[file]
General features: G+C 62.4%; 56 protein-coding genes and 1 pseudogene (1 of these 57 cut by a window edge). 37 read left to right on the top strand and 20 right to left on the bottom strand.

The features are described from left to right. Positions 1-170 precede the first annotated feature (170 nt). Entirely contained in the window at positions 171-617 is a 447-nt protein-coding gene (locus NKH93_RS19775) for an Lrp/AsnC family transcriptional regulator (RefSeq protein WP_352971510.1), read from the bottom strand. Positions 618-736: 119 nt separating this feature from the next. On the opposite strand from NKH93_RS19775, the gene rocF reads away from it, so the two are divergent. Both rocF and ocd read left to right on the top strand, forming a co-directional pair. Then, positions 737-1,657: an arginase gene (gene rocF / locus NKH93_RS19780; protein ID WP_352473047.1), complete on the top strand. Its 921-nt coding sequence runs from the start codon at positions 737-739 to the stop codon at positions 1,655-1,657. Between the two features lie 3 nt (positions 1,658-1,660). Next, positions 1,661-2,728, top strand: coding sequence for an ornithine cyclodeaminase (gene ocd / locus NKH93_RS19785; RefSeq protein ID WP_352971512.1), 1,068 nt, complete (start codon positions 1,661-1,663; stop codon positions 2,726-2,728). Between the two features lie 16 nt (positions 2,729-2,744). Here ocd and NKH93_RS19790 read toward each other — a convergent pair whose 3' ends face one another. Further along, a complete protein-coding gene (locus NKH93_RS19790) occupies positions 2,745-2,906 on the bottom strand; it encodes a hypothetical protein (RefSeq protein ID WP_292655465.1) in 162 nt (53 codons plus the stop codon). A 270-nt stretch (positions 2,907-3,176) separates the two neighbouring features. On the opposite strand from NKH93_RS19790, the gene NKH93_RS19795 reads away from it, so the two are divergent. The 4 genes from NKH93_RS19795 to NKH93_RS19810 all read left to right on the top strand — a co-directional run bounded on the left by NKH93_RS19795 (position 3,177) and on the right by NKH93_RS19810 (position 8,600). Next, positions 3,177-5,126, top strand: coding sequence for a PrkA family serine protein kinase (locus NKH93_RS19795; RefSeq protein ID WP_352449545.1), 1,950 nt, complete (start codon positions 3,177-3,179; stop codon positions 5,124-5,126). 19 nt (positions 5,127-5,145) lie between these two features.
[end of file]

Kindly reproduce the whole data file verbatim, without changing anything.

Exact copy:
General features: G+C 62.4%; 56 protein-coding genes and 1 pseudogene (1 of these 57 cut by a window edge). 37 read left to right on the top strand and 20 right to left on the bottom strand.

The features are described from left to right. Positions 1-170 precede the first annotated feature (170 nt). Entirely contained in the window at positions 171-617 is a 447-nt protein-coding gene (locus NKH93_RS19775) for an Lrp/AsnC family transcriptional regulator (RefSeq protein WP_352971510.1), read from the bottom strand. Positions 618-736: 119 nt separating this feature from the next. On the opposite strand from NKH93_RS19775, the gene rocF reads away from it, so the two are divergent. Both rocF and ocd read left to right on the top strand, forming a co-directional pair. Then, positions 737-1,657: an arginase gene (gene rocF / locus NKH93_RS19780; protein ID WP_352473047.1), complete on the top strand. Its 921-nt coding sequence runs from the start codon at positions 737-739 to the stop codon at positions 1,655-1,657. Between the two features lie 3 nt (positions 1,658-1,660). Next, positions 1,661-2,728, top strand: coding sequence for an ornithine cyclodeaminase (gene ocd / locus NKH93_RS19785; RefSeq protein ID WP_352971512.1), 1,068 nt, complete (start codon positions 1,661-1,663; stop codon positions 2,726-2,728). Between the two features lie 16 nt (positions 2,729-2,744). Here ocd and NKH93_RS19790 read toward each other — a convergent pair whose 3' ends face one another. Further along, a complete protein-coding gene (locus NKH93_RS19790) occupies positions 2,745-2,906 on the bottom strand; it encodes a hypothetical protein (RefSeq protein ID WP_292655465.1) in 162 nt (53 codons plus the stop codon). A 270-nt stretch (positions 2,907-3,176) separates the two neighbouring features. On the opposite strand from NKH93_RS19790, the gene NKH93_RS19795 reads away from it, so the two are divergent. The 4 genes from NKH93_RS19795 to NKH93_RS19810 all read left to right on the top strand — a co-directional run bounded on the left by NKH93_RS19795 (position 3,177) and on the right by NKH93_RS19810 (position 8,600). Next, positions 3,177-5,126, top strand: coding sequence for a PrkA family serine protein kinase (locus NKH93_RS19795; RefSeq protein ID WP_352449545.1), 1,950 nt, complete (start codon positions 3,177-3,179; stop codon positions 5,124-5,126). 19 nt (positions 5,127-5,145) lie between these two features.